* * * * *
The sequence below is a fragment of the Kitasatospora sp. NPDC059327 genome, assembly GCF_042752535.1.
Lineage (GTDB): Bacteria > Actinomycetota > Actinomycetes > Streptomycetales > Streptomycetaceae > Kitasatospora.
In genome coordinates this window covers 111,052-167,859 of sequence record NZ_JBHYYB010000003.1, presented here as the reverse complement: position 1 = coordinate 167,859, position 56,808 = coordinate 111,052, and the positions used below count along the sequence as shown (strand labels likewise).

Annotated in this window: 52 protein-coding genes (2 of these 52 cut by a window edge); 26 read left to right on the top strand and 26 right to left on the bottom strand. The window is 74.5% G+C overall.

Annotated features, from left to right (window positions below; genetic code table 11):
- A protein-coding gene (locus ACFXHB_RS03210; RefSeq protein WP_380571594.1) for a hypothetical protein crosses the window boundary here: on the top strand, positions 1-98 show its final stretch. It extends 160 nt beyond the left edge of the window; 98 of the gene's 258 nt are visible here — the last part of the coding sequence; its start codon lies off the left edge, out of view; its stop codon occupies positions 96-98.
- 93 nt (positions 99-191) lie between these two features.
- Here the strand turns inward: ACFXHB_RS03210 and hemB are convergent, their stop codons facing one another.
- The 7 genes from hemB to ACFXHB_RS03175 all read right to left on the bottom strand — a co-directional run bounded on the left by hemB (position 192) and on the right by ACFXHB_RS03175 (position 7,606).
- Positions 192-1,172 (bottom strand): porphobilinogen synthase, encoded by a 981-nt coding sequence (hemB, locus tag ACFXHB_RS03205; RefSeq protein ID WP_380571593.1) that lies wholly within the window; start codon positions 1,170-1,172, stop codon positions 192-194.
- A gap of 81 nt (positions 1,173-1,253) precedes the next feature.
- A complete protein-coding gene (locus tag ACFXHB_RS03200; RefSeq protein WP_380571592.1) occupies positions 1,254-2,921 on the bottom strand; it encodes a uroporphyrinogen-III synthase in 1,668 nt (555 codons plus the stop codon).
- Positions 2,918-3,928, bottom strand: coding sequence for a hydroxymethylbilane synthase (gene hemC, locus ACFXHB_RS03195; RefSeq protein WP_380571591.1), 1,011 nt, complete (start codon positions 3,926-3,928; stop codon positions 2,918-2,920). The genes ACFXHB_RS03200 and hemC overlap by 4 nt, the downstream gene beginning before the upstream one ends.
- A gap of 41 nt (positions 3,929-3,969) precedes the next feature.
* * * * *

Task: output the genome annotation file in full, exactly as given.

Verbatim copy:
The sequence below is a fragment of the Kitasatospora sp. NPDC059327 genome, assembly GCF_042752535.1.
Lineage (GTDB): Bacteria > Actinomycetota > Actinomycetes > Streptomycetales > Streptomycetaceae > Kitasatospora.
In genome coordinates this window covers 111,052-167,859 of sequence record NZ_JBHYYB010000003.1, presented here as the reverse complement: position 1 = coordinate 167,859, position 56,808 = coordinate 111,052, and the positions used below count along the sequence as shown (strand labels likewise).

Annotated in this window: 52 protein-coding genes (2 of these 52 cut by a window edge); 26 read left to right on the top strand and 26 right to left on the bottom strand. The window is 74.5% G+C overall.

Annotated features, from left to right (window positions below; genetic code table 11):
- A protein-coding gene (locus ACFXHB_RS03210; RefSeq protein WP_380571594.1) for a hypothetical protein crosses the window boundary here: on the top strand, positions 1-98 show its final stretch. It extends 160 nt beyond the left edge of the window; 98 of the gene's 258 nt are visible here — the last part of the coding sequence; its start codon lies off the left edge, out of view; its stop codon occupies positions 96-98.
- 93 nt (positions 99-191) lie between these two features.
- Here the strand turns inward: ACFXHB_RS03210 and hemB are convergent, their stop codons facing one another.
- The 7 genes from hemB to ACFXHB_RS03175 all read right to left on the bottom strand — a co-directional run bounded on the left by hemB (position 192) and on the right by ACFXHB_RS03175 (position 7,606).
- Positions 192-1,172 (bottom strand): porphobilinogen synthase, encoded by a 981-nt coding sequence (hemB, locus tag ACFXHB_RS03205; RefSeq protein ID WP_380571593.1) that lies wholly within the window; start codon positions 1,170-1,172, stop codon positions 192-194.
- A gap of 81 nt (positions 1,173-1,253) precedes the next feature.
- A complete protein-coding gene (locus tag ACFXHB_RS03200; RefSeq protein WP_380571592.1) occupies positions 1,254-2,921 on the bottom strand; it encodes a uroporphyrinogen-III synthase in 1,668 nt (555 codons plus the stop codon).
- Positions 2,918-3,928, bottom strand: coding sequence for a hydroxymethylbilane synthase (gene hemC, locus ACFXHB_RS03195; RefSeq protein WP_380571591.1), 1,011 nt, complete (start codon positions 3,926-3,928; stop codon positions 2,918-2,920). The genes ACFXHB_RS03200 and hemC overlap by 4 nt, the downstream gene beginning before the upstream one ends.
- A gap of 41 nt (positions 3,929-3,969) precedes the next feature.